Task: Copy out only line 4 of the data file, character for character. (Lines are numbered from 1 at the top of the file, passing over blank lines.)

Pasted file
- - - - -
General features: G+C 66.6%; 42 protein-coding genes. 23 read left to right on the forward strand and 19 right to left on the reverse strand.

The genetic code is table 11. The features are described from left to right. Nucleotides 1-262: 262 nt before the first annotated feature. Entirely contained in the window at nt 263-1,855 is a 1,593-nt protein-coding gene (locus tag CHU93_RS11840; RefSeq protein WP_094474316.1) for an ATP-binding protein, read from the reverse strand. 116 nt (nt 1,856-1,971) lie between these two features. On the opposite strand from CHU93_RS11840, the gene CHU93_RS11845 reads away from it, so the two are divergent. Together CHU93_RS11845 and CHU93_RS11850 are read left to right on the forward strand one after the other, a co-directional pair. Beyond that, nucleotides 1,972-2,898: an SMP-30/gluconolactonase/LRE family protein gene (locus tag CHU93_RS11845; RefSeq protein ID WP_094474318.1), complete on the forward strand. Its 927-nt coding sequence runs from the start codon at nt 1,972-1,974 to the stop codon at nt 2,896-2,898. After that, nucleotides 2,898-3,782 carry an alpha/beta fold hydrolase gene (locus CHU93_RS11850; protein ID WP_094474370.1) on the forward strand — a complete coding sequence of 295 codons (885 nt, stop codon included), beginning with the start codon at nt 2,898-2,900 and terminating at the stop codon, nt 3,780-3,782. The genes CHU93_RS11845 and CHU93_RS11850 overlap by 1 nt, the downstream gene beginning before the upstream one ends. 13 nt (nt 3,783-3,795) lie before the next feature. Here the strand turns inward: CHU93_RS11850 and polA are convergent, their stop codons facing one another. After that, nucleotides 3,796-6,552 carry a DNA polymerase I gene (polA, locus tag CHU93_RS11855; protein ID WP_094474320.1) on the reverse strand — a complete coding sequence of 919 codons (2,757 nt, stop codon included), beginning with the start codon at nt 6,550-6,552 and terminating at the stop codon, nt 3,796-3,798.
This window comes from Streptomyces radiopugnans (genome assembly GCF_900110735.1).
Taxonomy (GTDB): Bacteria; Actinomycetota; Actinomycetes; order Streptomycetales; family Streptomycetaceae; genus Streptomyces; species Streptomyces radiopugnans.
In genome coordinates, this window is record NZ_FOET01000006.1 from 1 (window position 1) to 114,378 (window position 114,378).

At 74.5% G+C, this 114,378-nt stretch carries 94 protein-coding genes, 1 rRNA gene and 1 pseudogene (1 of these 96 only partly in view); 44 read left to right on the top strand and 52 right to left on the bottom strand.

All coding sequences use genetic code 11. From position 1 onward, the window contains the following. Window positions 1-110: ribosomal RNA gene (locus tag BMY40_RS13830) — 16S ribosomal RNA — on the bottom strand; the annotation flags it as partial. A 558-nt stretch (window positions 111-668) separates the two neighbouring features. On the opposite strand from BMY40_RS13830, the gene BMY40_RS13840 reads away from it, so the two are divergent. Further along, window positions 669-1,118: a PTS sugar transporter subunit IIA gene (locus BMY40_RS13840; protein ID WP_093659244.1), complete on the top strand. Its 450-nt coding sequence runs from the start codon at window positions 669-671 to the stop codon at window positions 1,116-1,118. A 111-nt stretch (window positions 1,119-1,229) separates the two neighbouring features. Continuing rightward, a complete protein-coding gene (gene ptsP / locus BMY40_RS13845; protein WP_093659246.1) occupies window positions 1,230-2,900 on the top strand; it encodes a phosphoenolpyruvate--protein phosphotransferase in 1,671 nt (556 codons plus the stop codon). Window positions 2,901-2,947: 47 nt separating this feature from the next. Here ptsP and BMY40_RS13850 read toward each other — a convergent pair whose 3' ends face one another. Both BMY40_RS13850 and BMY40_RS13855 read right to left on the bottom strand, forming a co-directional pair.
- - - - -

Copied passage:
Taxonomy (GTDB): Bacteria; Actinomycetota; Actinomycetes; order Streptomycetales; family Streptomycetaceae; genus Streptomyces; species Streptomyces radiopugnans.